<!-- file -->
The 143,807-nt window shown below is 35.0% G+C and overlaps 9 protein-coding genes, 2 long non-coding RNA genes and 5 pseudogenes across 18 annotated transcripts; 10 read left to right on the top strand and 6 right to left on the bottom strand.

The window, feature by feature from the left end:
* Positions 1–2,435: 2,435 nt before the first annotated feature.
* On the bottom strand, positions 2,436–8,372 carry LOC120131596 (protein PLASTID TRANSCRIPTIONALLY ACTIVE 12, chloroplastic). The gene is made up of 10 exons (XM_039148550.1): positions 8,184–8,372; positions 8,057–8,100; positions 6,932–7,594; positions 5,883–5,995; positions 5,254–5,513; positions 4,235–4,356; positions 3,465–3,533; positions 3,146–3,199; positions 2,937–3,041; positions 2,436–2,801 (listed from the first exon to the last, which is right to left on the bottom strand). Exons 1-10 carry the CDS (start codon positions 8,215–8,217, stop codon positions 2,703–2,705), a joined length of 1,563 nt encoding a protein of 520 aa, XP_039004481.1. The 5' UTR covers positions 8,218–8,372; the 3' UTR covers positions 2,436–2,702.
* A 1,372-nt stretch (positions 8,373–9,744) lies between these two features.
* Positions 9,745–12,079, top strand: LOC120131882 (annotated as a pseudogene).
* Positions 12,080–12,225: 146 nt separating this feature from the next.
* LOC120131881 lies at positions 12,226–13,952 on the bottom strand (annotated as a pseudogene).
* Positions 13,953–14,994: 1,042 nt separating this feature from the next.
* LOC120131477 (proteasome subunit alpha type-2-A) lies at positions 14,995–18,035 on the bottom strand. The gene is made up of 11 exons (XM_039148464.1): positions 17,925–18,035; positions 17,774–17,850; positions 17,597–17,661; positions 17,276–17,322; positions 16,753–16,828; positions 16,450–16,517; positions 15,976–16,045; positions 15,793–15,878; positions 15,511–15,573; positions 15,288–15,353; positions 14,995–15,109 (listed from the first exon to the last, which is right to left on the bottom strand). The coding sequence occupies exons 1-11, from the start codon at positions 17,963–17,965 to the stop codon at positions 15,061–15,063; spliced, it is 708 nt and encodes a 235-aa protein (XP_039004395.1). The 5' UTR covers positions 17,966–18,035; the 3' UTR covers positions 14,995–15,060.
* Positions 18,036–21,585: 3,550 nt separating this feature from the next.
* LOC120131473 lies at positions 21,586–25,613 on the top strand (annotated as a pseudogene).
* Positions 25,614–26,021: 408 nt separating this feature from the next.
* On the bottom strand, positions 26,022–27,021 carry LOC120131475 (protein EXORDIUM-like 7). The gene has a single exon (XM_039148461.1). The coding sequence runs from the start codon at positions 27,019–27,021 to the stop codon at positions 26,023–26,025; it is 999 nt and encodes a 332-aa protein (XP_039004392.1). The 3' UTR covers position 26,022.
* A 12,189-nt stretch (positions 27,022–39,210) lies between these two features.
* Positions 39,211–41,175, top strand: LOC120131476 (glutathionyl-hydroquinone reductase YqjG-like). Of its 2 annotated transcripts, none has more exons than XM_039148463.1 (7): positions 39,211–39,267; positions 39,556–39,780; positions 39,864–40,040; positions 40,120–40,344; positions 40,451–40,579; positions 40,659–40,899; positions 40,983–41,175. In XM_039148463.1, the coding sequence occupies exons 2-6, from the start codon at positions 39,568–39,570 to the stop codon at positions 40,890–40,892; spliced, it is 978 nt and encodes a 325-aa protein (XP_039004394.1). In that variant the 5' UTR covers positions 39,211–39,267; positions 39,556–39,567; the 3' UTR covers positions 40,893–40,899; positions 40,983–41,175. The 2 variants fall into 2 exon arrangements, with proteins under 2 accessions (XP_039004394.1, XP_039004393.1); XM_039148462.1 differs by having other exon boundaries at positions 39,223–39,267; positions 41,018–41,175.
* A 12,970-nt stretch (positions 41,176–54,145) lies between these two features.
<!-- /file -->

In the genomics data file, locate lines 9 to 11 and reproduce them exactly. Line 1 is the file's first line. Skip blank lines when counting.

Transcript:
* Positions 13,953–14,994: 1,042 nt separating this feature from the next.
* LOC120131477 (proteasome subunit alpha type-2-A) lies at positions 14,995–18,035 on the bottom strand. The gene is made up of 11 exons (XM_039148464.1): positions 17,925–18,035; positions 17,774–17,850; positions 17,597–17,661; positions 17,276–17,322; positions 16,753–16,828; positions 16,450–16,517; positions 15,976–16,045; positions 15,793–15,878; positions 15,511–15,573; positions 15,288–15,353; positions 14,995–15,109 (listed from the first exon to the last, which is right to left on the bottom strand). The coding sequence occupies exons 1-11, from the start codon at positions 17,963–17,965 to the stop codon at positions 15,061–15,063; spliced, it is 708 nt and encodes a 235-aa protein (XP_039004395.1). The 5' UTR covers positions 17,966–18,035; the 3' UTR covers positions 14,995–15,060.
* Positions 18,036–21,585: 3,550 nt separating this feature from the next.